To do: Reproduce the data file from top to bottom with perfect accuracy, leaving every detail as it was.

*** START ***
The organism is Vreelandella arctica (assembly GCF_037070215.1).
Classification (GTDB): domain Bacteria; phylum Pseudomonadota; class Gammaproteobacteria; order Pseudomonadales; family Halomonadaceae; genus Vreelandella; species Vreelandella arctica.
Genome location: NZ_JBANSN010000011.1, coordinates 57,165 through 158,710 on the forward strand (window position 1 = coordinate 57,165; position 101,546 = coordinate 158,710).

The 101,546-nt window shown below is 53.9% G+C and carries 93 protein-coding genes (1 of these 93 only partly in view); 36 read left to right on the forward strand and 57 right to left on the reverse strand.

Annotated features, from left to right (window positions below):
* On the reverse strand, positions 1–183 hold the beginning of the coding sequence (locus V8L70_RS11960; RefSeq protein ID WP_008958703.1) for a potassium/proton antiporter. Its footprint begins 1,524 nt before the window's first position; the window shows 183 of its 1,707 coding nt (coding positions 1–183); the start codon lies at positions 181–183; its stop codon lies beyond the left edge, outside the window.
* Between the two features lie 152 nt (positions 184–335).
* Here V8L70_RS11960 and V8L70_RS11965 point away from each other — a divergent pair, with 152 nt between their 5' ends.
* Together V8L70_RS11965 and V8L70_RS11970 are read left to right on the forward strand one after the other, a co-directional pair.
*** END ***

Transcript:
The organism is Vreelandella arctica (assembly GCF_037070215.1).
Classification (GTDB): domain Bacteria; phylum Pseudomonadota; class Gammaproteobacteria; order Pseudomonadales; family Halomonadaceae; genus Vreelandella; species Vreelandella arctica.
Genome location: NZ_JBANSN010000011.1, coordinates 57,165 through 158,710 on the forward strand (window position 1 = coordinate 57,165; position 101,546 = coordinate 158,710).

The 101,546-nt window shown below is 53.9% G+C and carries 93 protein-coding genes (1 of these 93 only partly in view); 36 read left to right on the forward strand and 57 right to left on the reverse strand.

Annotated features, from left to right (window positions below):
* On the reverse strand, positions 1–183 hold the beginning of the coding sequence (locus V8L70_RS11960; RefSeq protein ID WP_008958703.1) for a potassium/proton antiporter. Its footprint begins 1,524 nt before the window's first position; the window shows 183 of its 1,707 coding nt (coding positions 1–183); the start codon lies at positions 181–183; its stop codon lies beyond the left edge, outside the window.
* Between the two features lie 152 nt (positions 184–335).
* Here V8L70_RS11960 and V8L70_RS11965 point away from each other — a divergent pair, with 152 nt between their 5' ends.
* Together V8L70_RS11965 and V8L70_RS11970 are read left to right on the forward strand one after the other, a co-directional pair.